Friday, September 10, 2010

Strong Female Role Models

For the record, I didn't grow up with strong female role models. I had a "stereotypical" Asian daughter's upbringing. According to my mother, my goal in life was "to go to school, get a good job and help the family." It was implied that I would follow the desired paths of law or medical school. My mother had been a nurse' she had hopes I would follow in her footsteps.

Being a writer wasn't encouraged. I knew I had no real desire to enter the medical profession, although I admired people who had the courage (and determination) to become doctors. Being a lawyer wasn't too appealing to me, either. When I told Mom that I was thinking about majoring in journalism, she had visions of CNN dancing in her head.

"Oh, that's so dangerous!" she gasped. Or she wanted me to take her on overseas assignments so she could travel. On the whole, she didn't approve of my dreams or ambitions. They were not part of her plan.

As a result, my writing had very few strong female characters. Most of them were submissive and suffering, or domineering and meddling. I didn't know better at the time. One of my friends at the time commented, "Do you really hate us that much?" I guess I had a subconscious scorn and disdain for women, whom I considered weak. I must have spewed a lot of venom in those early days. In one way, it cleared a lot of emotional garbage that was happening at the time. It allowed me to reconcile my feelings of an independent person breaking free of her mother's shadow.

I began looking at others for role models: teachers, acquaintances, friends. What kind of qualities appealed to me? What kind of traits do I want? Honesty, courage, strength, patience, enducrace, love, honor and respect. To be treated, and treat others, equally, instead of assuming control over others and forcing them to do your will.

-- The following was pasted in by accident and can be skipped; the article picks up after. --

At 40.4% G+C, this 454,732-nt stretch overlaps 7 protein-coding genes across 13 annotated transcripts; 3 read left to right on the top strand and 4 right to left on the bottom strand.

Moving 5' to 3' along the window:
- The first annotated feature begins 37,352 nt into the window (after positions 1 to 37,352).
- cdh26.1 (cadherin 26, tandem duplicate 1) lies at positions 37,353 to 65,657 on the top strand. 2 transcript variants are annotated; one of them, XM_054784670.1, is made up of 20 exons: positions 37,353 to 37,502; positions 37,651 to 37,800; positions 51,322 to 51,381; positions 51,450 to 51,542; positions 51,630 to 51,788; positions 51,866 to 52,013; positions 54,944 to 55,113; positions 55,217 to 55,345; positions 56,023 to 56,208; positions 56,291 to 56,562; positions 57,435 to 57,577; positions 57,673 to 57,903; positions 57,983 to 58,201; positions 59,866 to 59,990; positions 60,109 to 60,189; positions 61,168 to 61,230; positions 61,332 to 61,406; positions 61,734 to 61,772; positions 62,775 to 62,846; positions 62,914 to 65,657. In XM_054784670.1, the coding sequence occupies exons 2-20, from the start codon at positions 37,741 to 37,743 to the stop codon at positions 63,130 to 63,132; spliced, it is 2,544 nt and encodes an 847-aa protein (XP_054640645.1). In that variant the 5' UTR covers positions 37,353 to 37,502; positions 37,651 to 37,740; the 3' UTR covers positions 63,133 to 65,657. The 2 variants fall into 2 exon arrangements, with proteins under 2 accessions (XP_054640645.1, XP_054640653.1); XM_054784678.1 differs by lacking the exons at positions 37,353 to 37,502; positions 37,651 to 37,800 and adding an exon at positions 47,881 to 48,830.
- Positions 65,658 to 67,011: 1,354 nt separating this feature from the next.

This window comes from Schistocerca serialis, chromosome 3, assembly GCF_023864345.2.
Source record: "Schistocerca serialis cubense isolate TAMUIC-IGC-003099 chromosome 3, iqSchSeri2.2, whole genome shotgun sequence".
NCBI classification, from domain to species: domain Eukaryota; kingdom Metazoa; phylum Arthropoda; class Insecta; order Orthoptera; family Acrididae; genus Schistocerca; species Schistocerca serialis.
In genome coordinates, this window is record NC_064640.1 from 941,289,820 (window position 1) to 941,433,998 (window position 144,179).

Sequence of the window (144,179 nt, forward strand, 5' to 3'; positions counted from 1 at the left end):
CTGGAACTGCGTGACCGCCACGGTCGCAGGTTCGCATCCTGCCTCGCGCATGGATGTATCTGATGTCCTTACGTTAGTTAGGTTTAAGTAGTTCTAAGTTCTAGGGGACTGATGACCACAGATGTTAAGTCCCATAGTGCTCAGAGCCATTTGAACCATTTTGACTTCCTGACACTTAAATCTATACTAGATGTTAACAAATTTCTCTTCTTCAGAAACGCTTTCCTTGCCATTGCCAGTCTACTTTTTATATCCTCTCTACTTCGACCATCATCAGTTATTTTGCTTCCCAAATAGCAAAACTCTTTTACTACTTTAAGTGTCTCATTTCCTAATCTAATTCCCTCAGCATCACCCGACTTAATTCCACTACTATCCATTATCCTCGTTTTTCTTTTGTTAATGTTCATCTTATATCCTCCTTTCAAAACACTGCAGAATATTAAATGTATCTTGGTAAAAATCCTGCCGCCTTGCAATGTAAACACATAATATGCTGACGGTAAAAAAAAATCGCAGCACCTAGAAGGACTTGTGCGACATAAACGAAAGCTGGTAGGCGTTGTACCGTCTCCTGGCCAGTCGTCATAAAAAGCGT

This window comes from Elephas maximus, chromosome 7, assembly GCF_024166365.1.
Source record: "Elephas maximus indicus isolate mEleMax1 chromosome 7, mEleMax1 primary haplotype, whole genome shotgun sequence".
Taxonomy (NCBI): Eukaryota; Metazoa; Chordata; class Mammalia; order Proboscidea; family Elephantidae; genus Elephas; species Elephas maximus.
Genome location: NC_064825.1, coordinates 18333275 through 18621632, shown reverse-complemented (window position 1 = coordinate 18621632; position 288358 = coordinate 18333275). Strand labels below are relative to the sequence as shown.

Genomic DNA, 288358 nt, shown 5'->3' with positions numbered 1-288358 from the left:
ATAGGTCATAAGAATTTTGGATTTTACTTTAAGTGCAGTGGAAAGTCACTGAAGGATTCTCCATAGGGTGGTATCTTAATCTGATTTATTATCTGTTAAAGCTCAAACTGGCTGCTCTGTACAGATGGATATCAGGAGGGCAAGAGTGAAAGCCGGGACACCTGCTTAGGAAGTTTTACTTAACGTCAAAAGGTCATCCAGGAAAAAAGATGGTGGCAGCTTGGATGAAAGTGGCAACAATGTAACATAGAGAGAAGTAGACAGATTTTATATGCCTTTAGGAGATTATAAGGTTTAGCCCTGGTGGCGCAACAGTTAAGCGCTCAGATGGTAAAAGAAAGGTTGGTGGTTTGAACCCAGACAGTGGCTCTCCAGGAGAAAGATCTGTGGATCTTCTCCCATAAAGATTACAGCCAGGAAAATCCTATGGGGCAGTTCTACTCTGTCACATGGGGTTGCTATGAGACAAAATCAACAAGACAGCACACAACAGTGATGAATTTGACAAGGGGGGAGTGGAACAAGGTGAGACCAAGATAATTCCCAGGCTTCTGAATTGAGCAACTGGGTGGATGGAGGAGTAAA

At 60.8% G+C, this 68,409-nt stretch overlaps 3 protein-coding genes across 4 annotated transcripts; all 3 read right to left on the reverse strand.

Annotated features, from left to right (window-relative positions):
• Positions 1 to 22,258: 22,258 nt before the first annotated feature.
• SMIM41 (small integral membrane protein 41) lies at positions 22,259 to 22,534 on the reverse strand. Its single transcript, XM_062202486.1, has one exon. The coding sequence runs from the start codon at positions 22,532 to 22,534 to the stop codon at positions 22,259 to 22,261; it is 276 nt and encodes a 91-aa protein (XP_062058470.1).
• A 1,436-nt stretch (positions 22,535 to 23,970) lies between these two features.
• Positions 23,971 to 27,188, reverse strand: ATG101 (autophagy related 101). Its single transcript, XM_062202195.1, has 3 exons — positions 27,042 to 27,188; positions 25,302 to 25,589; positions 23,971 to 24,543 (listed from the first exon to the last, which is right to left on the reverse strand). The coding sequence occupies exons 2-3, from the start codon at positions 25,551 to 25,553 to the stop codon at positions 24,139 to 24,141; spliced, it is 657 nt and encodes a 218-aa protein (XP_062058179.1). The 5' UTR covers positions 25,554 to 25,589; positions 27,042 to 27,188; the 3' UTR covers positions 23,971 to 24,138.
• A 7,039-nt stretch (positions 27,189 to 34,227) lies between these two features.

I also turned to books, mainly science fiction and fantasy. Authors like Marion  Zimmer Bradley (The Mists of Avalon) and Mercedes Lackey (the Heralds of Valdemar series) included powerfu characters in their stories. To my delight, I found David Weber's Honor Harrington series. Honor's character has been described as "a female Horatio Hornblower or Lord Admiral Nelson".

Although these women embody sterling qualities, they are far from infallible. Morgaine Le Fey is a priestess of the Old Celtic Ways, and tries to stem the tide of a new religion in Britain: Christianity. Talia Sensdaughter struggles to deal with strange powers. Honor Harrington deals with politics that interfere with her military career, as well as her personal life. They must overcome their struggles in a very human-like manner.

Anime cartoons for young girls featured a strong central female character. Most of the time, it centered on a normal girl who had been granted magical powers to do some good in the world. The more mature films showed women in positions of power: military leaders, pilots, and heads of business corporations. Even the villains possessed a delicious ruthlessness that was unique. Women held their own beside the men (and even had somewhat believable sex lives!) It was an eye opener for me.

All this influenced my writing in a positive way. Gone was the passive geisha girl, the teary-eyed Victorian heroine. I began to unlock a new treasure chest of characters. They spoke with new confidence and new life and enriched my literary world a thousand-fold.

All original writing and art copyright A. Dameron 2000-2010

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